trait Logging {
      protected var loggingEnabled = false
      def enableLogging() = {
        loggingEnabled = true
      } // Returns something of type Tracing.
    class MyWidget extends Logging {
      def doWork(): Unit = {}
    val widget = new MyWidget().enableLogging()
    widget.doWork() /* Compile error unless we 
                       cast foo to MyWidget because foo is a Tracing */
  18. first flatMap second catches any exception that happens in second, regardless of whether it’s wrapped in a Try or not. However, if first triggers an exception outside of a Try block the exception is thrown as expected. This makes it hard to promote exceptions up the call stack:
    import scala.util.Try
    def firstStepSucceeds(): Try[Int] = Try {
    def firstStepFails(): Try[Int] = Try {
      throw new Exception("First step failed")
    def secondStepSucceeds(input: Int) = Try {
      input + 1
    def secondStepFails(input: Int) = Try {
      throw new Exception("Second step failed in try block!")
      input + 1
    def secondStepThrows(input: Int) = {
      throw new Exception("Exception thrown in second step")
    // Works as expected
    firstStepSucceeds() flatMap (secondStepSucceeds _) 
    // Success(2)
    firstStepFails() flatMap (secondStepSucceeds _) 
    // Failure: First step failed
    firstStepSucceeds() flatMap (secondStepFails _)
    // Failure: Second step failed in try block
    // I expect this to throw Exception in second step, but:
    firstStepSucceeds() flatMap (secondStepThrows _)
    // ... I get Failure(Exception thrown in second step),
    // e.g. the exception is automatically caught
  19. Case classes interacts horribly with subtyping, requiring type annotations:
      def runWithTimeout[T](p: SimpleAPI)(block: => T): Either[Timeout, T] =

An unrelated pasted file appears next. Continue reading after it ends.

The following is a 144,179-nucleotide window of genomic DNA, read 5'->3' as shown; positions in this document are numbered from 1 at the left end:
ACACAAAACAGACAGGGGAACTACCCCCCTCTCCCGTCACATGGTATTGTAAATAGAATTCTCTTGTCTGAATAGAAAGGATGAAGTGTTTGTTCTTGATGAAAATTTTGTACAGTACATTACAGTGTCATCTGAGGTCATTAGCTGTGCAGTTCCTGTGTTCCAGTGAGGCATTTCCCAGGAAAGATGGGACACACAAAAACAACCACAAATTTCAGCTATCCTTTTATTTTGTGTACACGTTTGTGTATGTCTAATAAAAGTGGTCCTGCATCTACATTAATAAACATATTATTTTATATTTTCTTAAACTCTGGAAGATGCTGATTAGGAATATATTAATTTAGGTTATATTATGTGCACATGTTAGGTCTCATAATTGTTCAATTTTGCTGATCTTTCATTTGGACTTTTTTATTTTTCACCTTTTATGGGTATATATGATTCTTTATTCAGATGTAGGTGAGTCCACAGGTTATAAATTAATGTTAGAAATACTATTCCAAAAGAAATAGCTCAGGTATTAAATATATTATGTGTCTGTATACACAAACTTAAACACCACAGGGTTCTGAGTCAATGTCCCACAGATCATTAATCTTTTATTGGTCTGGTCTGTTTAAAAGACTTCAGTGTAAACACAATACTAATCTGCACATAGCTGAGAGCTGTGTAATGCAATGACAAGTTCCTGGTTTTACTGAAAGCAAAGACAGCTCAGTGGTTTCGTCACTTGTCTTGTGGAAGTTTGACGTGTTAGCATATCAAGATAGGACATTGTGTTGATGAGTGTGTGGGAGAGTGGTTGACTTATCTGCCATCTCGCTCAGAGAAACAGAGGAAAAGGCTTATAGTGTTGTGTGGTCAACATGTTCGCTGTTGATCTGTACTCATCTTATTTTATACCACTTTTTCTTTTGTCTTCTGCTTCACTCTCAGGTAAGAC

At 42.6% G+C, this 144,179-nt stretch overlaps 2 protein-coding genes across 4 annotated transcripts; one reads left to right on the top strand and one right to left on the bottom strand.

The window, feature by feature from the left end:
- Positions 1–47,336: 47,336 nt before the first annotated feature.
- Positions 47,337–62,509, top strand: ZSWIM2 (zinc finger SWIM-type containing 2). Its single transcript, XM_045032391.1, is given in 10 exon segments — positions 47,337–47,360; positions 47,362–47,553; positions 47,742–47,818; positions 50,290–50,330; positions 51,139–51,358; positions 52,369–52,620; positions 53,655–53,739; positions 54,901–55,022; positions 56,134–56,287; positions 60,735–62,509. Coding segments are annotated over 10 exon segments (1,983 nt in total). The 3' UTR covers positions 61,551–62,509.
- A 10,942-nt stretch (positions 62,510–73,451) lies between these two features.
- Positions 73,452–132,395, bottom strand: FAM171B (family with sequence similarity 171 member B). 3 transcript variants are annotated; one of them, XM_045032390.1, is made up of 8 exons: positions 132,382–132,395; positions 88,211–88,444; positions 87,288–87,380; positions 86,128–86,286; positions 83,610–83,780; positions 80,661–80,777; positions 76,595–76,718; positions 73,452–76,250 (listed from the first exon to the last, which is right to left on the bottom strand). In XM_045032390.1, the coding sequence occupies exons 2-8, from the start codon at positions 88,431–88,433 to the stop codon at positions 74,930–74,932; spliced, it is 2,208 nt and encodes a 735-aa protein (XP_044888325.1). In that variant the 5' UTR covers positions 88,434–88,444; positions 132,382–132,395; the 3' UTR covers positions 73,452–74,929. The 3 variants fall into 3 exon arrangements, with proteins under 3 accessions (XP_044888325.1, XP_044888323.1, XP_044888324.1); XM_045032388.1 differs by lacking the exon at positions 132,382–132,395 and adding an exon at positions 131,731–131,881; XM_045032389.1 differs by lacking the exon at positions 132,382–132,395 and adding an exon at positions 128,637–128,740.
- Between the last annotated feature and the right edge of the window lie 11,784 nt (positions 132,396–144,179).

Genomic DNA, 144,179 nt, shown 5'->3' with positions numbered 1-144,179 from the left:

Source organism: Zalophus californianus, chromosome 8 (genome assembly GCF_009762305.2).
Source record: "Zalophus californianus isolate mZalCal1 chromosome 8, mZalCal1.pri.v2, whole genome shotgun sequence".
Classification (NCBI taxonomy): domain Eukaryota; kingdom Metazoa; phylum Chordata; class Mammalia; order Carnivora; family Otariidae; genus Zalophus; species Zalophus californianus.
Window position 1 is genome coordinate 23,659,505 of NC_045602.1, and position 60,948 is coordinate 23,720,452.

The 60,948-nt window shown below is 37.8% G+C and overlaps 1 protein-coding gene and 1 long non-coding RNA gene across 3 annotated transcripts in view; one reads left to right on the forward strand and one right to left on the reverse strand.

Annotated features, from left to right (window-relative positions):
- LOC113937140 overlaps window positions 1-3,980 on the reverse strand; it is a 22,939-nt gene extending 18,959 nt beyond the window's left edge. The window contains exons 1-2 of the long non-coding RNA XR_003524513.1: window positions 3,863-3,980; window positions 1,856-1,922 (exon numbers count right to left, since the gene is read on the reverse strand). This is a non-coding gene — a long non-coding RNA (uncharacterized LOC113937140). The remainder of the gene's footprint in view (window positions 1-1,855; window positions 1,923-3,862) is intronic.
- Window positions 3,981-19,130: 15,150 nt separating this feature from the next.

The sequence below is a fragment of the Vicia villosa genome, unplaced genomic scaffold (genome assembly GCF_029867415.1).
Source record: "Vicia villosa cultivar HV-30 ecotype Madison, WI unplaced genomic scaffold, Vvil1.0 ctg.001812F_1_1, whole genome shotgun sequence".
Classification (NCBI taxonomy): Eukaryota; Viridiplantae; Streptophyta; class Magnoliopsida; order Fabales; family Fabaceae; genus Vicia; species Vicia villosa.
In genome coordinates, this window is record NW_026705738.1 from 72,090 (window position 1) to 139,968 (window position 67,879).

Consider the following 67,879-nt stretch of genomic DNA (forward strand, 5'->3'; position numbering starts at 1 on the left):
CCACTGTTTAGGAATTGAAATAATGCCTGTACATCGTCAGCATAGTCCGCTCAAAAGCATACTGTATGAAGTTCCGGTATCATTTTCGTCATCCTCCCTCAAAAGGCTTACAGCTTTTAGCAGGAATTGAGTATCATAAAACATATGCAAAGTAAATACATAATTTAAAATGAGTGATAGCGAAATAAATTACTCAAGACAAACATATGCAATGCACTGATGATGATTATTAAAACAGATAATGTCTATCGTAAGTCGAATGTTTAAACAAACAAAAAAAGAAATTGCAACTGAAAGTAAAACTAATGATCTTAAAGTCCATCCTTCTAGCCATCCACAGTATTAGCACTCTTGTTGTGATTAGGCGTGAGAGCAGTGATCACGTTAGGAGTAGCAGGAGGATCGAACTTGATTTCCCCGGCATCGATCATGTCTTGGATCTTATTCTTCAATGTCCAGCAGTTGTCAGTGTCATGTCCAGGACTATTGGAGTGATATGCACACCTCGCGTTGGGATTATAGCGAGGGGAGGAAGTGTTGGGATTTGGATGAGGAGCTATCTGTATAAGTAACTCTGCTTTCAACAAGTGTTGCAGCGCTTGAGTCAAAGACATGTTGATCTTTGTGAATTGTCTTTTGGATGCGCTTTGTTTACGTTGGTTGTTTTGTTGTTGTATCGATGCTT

timeout_ms match {
          case Some(timeout_ms) =>
            try {
              p.withTimeout(timeout_ms) {
                ap.util.Timeout.withTimeoutMillis(timeout_ms) {
                  Right(block): Either[Timeout, T]
                } {
                  Left(Timeout(timeout_ms)): Either[Timeout, T]
            } catch {
              case SimpleAPI.TimeoutException | ap.util.Timeout(_) =>
                Left(Timeout(timeout_ms)): Either[Timeout, T]
          case None => Right(block)
  20. Capturing and propagating failures in case classes does not work as expected due to subtyping:
    somethingThatCanError() match {
    	case Success(successValue) => someOtherOperation(successValue)
    	case f: Failure[_] => f // Triggers a type error because f is the wrong type of Try, however this works:
    	case Failure(f) => Failure(f)
  21. You cannot do an early return from a loop except using exceptions, and that doesn't always work like you want it to.
  22. Compiler linting is so arbitrary you more or less have to turn it off.
  23. The build system spews temporary files everywhere and is very difficult to get to behave predictably in the loose sense of consistently either failing or succeeding. It also randomly downloads stuff from the internet, and does not seem to be able to work offline. I cannot imagine what it would take to get deterministic builds.